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Adam McKay’s Vice with Christian Bale and Amy Adams Gets Trailer and Poster

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Adam McKay’s Vice Starring Christian Bale and Amy Adams Gets Trailer and Poster

Annapurna Pictures

Adam McKay’s Vice Starring Christian Bale and Amy Adams Gets Trailer and Poster

Three years after he hit paydirt and a bonanza of critical acclaim for The Big Short, Adam McKay is back with Vice, which is being billed by distributor Annapurna Pictures as “the untold true story that changed the course of history.” Written by McKay, the film follows the rise of Dick Cheney (played by Christian Bale) and how he shaped the American landscape, as well as the world, as vice president to George W. Bush. According to a recent Variety article, Bale’s performance demanded that he cut off his hair, bleach his eyebrows, and gain 40 pounds. Naturally, there’s already talk of an Oscar nod for the actor, as well as for Sam Rockwell and Amy Adams, who star in the film as Bush and Cheney’s wife, Lynne, respectively.

Toronto Film Review Denis Villeneuve’s Arrival

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Toronto Film Review: Denis Villeneuve’s Arrival

Toronto International Film Festival

Toronto Film Review: Denis Villeneuve’s Arrival

However you feel about Denis Villeneuve, you have to hand it to the Quebecois director: He knows how to start a film. His latest, Arrival, balances two significant, image-driven arcs in its first few minutes. The first concerns the tragically brief motherhood of linguistics professor Dr. Louise Banks (Amy Adams), who we see in a montage giving birth to a daughter and raising her all the way through the girl’s death as a teenager from a rare disease. The second shows the sudden appearance of UFOs in various corners of the globe, kicking off a worldwide frenzy of fear. Louise finds herself deputized into service by the military’s attempts to deal with the situation, brought in to try and decipher a language of guttural roars and hisses to facilitate communication between humans and aliens.

Toronto Film Review Tom Ford’s Nocturnal Animals

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Toronto Film Review: Tom Ford’s Nocturnal Animals

Toronto International Film Festival

Toronto Film Review: Tom Ford’s Nocturnal Animals

Fashion designer du jour Tom Ford could only go up from the travesty he made in 2009 of Christopher Isherwood’s superb 1964 novel A Single Man, one of the greatest, most complex works of queer fiction (hell, of fiction in general), which he transformed into a visually garish, monotonously self-pitying dirge. With Nocturnal Animals, an adaptation of Austin Wright’s 1993 novel Tony and Susan, he’s found a much more apropos subject: Superficial Los Angelinos behaving superficially. As long as the emotions have all the depth of a Vogue or Vanity Fair cover, Ford’s in his element.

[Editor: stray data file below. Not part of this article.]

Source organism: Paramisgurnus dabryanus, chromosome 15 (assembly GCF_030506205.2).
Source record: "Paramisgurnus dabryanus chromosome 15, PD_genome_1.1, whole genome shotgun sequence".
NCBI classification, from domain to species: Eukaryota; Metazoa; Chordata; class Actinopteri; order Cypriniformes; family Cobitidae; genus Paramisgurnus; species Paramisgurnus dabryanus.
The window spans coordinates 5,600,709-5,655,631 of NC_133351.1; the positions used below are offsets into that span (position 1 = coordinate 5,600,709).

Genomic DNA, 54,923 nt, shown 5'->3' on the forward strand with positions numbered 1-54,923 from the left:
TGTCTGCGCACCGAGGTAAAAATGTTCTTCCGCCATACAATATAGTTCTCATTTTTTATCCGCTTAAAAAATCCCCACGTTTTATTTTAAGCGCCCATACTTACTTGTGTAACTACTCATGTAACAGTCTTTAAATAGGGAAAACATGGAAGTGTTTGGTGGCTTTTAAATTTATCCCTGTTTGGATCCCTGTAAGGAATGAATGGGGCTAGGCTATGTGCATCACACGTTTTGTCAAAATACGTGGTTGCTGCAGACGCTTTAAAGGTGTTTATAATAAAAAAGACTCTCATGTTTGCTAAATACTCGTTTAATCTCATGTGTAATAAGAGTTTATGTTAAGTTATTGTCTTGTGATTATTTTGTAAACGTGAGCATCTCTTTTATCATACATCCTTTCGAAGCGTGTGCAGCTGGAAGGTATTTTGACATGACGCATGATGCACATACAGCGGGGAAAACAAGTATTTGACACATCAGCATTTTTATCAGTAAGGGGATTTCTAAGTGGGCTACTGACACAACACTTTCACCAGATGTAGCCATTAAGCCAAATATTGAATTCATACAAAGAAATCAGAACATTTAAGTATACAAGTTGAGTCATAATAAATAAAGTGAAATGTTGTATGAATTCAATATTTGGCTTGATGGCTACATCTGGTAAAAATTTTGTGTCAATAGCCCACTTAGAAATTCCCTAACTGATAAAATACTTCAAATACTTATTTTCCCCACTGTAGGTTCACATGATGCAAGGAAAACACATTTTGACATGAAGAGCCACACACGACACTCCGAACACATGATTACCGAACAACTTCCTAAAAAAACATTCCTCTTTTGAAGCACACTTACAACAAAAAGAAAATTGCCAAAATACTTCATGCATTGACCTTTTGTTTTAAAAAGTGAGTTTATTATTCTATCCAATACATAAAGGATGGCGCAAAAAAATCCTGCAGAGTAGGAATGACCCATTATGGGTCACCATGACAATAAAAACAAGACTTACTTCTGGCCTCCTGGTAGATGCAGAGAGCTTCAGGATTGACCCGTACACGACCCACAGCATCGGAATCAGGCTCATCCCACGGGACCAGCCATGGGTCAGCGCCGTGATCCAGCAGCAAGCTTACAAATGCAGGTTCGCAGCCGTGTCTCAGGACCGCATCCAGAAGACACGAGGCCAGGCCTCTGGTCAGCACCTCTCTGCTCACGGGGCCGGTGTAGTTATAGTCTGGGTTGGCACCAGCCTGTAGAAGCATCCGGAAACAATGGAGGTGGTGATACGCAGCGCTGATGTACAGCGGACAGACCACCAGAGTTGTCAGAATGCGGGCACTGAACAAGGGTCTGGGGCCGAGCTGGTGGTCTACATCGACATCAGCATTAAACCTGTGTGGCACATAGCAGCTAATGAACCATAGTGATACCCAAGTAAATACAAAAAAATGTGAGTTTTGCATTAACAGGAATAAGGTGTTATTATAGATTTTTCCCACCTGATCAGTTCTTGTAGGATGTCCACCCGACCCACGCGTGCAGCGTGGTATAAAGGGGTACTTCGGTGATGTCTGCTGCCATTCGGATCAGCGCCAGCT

Big Eyes Interview with Screenwriters Larry Karaszewski and Scott Alexander

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Big Eyes Interview with Screenwriters Larry Karaszewski and Scott Alexander
Big Eyes Interview with Screenwriters Larry Karaszewski and Scott Alexander

Pressure mounts on all sides to declare Tim Burton’s sweet and understated Big Eyes either a return to form or a turned corner, but for screenwriters Larry Karaszewski and Scott Alexander it’s just an exemplary marriage of maker and material. The film is a dramatization of the struggle of 1960s artist Margaret Keane (Amy Adams), whose paintings of crying children were as ubiquitous, for a time, as their decidedly less gothic successors in the Precious Moments franchise are today. But Keane’s husband, Walter (Christoph Waltz), took credit for her explosive success, and despite toying with a few loftier notions (alcoholism, gimcrack curios versus capital-A art), Big Eyes is an essentially spare, straightforward celebration of Margaret’s successful campaign to reclaim credit for the paintings. The film is as over-the-moon for postwar modernism as it is a painstaking character study, and, like the pair’s last collaboration with Burton, Ed Wood, strikes a lovely balance between laughing at and with its eccentric protagonist. On the day of the film’s New York premiere, I met with the duo over coffee to try extracting their secret recipe for the modern anti-biopic.

Oscar 2014 Winner Predictions Costume Design

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Oscar 2014 Winner Predictions: Costume Design
Oscar 2014 Winner Predictions: Costume Design

It’s still no Drag Race, but the contest for costume design (i.e. the Oscar category most likely to send me headed to Wikipedia to even remember what won last year) just got a little bit more interesting over the weekend. And if the Costume Designers Guild’s award for Patricia Norris’s desiccated plantation line from the House of Mason-Dixon is to be taken seriously, then Amy Adams’s milky, sleek sternum is simply not as eye-catching an accessory as the funk of 40,000 lashes. (And I’m not talking the Maybelline kind here.) That Norris this weekend pranced past Michael Wilkinson’s chesty silhouettes in American Hustle wasn’t a major surprise, but that those drab rags left Catherine Martin’s flip-flap frippery from The Great Gatsby face down in the pool does arch one’s eyebrows. Or maybe that’s not such a surprise. The Costume Designers Guild have never much warmed up to Martin’s work; her Oscar-winning feathers and ruffles from Moulin Rouge weren’t even invited to the guild’s dance back in 2001. Perhaps they, like many of us hardened vets who experienced that Oscar season in real time online, were simply weary of the squealing zealousness of those “kicking up their heels” (and writing those same noxious words ad nauseam) over Baz Luhrman’s over-performance that year.